Matthew McGregor on the words, with a look at another season in which an unfancied, but absolutely flying, City side faced back-to-back season defining games.
Ahhhh, Norwich City... riding high in the league. Totally against expectations. The media said we wouldn't be anywhere near the top of the league come this stage of the season. None of us thought we would be either, honestly. Then we kept winning and winning and all of a sudden we started to believe. Then along came two games back to back against our main championship rivals that totally changed the season.
That's right, it's 1993 and Ian Crook, Ruel Fox and Mark Robins are taking the inaugural season of modern football by storm.
With Sheffield United under our belts and Dirty Leeds coming up, I've been thinking back to the two games, back to back, against our main title rivals, Aston Villa and Manchester United that took place around this time that season. Two games in succession that felt then, and feel like now, like deciders. We beat Villa. Then along came United.
It was all pretty tinpot back then. Sky Sports brought massive sound systems to game. Bart Simpson dicked around and some fireworks were set off. They really tried to make the act of televising a game an event in itself. Even back then, without the nonsense that happens at Premier League grounds now to compare it to, we knew it was pathetic.
The football was anything but. That season was properly fun. I was only a young 'un but how me and my brother and my dad laughed and laughed at the thought of Arsenal losing to little old us on opening day. From 2-0 up. How silly they must have felt. We were relegation fodder. But then Norwich kept on winning.
We only lost once all August. We didn't lose at all in September. Even when we lost to Blackburn in November, it led to the infamous "Blackburn 7 (seven) Norwich 1" vidiprinter scoreline on Grandstand, which made the whole thing somehow fun.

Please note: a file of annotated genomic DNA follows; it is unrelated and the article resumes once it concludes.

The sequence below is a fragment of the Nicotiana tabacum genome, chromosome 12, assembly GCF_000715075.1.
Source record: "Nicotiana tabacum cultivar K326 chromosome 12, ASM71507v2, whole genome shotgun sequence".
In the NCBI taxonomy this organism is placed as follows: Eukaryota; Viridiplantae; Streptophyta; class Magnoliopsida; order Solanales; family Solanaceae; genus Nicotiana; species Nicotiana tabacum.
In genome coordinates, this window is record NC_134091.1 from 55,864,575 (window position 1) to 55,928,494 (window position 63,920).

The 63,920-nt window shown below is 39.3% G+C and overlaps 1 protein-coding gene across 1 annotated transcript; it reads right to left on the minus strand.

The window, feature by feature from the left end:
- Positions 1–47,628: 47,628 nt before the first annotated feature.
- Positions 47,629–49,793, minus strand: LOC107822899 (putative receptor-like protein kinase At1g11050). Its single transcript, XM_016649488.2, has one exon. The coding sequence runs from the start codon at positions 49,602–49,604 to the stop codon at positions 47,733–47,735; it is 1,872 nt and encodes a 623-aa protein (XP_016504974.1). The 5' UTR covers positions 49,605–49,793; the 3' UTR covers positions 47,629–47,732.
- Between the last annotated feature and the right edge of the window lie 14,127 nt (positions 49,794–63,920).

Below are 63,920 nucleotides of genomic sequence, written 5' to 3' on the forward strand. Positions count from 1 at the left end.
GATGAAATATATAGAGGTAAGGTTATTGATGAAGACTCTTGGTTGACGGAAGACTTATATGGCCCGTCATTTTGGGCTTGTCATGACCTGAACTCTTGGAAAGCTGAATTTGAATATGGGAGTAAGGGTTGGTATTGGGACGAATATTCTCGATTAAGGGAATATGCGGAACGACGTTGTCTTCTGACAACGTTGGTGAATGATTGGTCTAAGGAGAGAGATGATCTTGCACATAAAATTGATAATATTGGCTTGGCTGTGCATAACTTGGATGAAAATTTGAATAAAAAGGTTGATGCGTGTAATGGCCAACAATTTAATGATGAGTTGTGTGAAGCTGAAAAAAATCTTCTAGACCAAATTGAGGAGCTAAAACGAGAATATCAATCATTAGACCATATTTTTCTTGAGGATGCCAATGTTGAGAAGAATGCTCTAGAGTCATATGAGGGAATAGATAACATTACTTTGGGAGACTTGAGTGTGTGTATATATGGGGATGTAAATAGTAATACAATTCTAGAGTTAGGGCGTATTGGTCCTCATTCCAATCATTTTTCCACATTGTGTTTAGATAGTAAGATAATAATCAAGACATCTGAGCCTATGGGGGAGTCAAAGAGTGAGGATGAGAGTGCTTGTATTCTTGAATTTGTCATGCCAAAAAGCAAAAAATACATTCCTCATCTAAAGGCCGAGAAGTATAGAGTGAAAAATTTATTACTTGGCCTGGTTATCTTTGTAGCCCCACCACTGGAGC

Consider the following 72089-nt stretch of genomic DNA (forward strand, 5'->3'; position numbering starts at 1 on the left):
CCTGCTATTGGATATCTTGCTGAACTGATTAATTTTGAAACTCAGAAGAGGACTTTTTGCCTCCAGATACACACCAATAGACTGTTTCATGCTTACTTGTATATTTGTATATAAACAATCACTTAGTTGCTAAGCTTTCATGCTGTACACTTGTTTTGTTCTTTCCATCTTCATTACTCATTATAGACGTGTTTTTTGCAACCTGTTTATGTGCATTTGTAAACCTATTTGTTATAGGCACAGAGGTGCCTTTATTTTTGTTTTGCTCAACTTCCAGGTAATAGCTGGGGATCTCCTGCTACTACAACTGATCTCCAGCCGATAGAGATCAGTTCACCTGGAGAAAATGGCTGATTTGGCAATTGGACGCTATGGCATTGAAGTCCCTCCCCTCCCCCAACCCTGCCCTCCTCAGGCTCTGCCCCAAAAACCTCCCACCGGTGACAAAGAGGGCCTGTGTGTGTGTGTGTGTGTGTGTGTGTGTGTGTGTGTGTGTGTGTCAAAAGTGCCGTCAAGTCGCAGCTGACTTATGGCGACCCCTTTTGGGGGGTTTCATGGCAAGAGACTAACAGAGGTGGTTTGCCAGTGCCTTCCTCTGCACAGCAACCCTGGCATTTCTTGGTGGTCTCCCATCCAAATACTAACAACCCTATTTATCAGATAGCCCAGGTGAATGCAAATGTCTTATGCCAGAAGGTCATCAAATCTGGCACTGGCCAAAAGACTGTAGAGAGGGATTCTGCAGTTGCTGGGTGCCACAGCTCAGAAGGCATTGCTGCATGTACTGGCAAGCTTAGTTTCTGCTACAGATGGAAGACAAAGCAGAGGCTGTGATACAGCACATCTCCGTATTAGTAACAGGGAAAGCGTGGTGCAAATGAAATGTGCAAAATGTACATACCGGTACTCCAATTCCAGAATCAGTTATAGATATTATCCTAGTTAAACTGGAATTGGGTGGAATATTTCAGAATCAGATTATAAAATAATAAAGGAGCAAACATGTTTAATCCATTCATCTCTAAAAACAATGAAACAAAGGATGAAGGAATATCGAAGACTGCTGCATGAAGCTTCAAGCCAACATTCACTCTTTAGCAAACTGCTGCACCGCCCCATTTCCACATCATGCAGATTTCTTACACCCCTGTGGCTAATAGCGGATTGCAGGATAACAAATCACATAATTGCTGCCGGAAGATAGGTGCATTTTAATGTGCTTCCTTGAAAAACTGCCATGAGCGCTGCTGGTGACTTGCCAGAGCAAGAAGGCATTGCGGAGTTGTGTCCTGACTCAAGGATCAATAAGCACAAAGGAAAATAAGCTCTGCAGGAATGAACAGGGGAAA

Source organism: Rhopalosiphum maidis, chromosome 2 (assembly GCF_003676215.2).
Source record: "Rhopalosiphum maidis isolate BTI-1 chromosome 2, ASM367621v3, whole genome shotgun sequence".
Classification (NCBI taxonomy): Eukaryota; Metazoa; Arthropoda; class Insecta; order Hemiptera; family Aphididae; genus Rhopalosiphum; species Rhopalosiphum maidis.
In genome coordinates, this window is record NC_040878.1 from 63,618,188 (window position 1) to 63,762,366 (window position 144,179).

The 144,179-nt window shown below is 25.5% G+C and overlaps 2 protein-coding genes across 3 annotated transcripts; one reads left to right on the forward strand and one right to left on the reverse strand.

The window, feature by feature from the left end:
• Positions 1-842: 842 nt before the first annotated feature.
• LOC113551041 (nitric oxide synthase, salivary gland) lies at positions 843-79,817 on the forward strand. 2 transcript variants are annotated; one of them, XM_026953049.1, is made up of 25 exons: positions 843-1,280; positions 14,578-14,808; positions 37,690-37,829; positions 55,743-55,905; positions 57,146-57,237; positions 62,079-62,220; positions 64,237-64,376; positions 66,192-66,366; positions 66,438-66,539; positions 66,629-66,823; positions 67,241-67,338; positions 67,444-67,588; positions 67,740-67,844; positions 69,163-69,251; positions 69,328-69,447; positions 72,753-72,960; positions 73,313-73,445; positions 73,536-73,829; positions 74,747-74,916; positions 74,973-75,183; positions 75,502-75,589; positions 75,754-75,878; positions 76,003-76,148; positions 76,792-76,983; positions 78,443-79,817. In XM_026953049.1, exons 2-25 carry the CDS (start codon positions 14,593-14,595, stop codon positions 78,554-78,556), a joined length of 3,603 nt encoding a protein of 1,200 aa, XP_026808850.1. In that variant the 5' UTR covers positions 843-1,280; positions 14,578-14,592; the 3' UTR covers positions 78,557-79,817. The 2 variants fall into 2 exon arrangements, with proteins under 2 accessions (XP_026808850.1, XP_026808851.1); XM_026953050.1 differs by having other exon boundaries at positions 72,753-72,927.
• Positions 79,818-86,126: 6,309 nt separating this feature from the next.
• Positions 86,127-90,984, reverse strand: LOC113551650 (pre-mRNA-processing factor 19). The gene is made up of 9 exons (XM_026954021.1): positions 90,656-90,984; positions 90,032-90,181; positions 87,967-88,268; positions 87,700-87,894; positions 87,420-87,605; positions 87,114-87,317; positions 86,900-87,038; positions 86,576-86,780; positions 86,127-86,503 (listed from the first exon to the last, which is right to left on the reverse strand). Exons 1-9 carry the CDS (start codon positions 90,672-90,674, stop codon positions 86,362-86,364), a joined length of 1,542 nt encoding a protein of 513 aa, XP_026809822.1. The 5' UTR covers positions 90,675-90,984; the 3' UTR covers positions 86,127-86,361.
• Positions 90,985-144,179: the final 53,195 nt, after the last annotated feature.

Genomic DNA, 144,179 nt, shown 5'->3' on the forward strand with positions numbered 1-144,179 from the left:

It was all just somehow... funny.
When the two games against Villa and Man Utd came around, I remember it suddenly seeming more real, and less fun. The Aston Villa game was first. They were two points behind us when they came to Carrow Road. We didn't have Along Come Norwich and Barclay End Norwich to marshal things but the Barclay was still absolutely rocking. John Polston won that game with an 81st minute goal mouth bundle. The feeling was relief more than joy.
And then came Manchester United. It was grim. I think I knew deep down before the game that this was do or die for our championship hopes and that it was more likely those hopes would die than, um, er, do. We were in it for much of the game but once we were 2-1 down, the various contingents of Yarmouth Reds and Lynn Red Devils that were dotted around the home fans went from antagonists to belligerents. Then they added a third. It was pretty sour (and sporadically nearly violent) from that point.
Those two games stand out as ending our season. Even though we won one of them, the two together are locked together in my memory of the year that I'd forgotten that we beat Villa until I double checked the score for this piece. Norwich slipped away after the Man Utd defeat to finish 12 points back (with a minus 4 goal difference! In third place! Scenes.)
We have Klose instead Polston, Hernandez instead of Fox, and Pukki in place of Robins nowadays. The team we got to watch take on Sheffield United was just as fun as the team that beat Villa.
Now it's time to do Dirty Leeds. We are as entertaining as we were in 1993. We are at least as fun. But, while a league lower than that 1993 team, I feel like this team is more robust. There's some steel in this team that (hopefully) won't buckle like we did against United.
It's not that often that cliche of 'a season-defining stretch' is actually season-defining. Those of us who were on the Barclay in 1993 were certainly defined by those two games. Let's hope Saturday's game has a different ending.
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City travel north for their second top of the table clash in as many fixtures, this time facing off against most Sheffield United fans' second team; Leeds United. Andrew Lawn spoke to the Yorkshire Evening Post's Phil Hay for the latest on Spygate, Bielsaball and who's going to finish the job and get promoted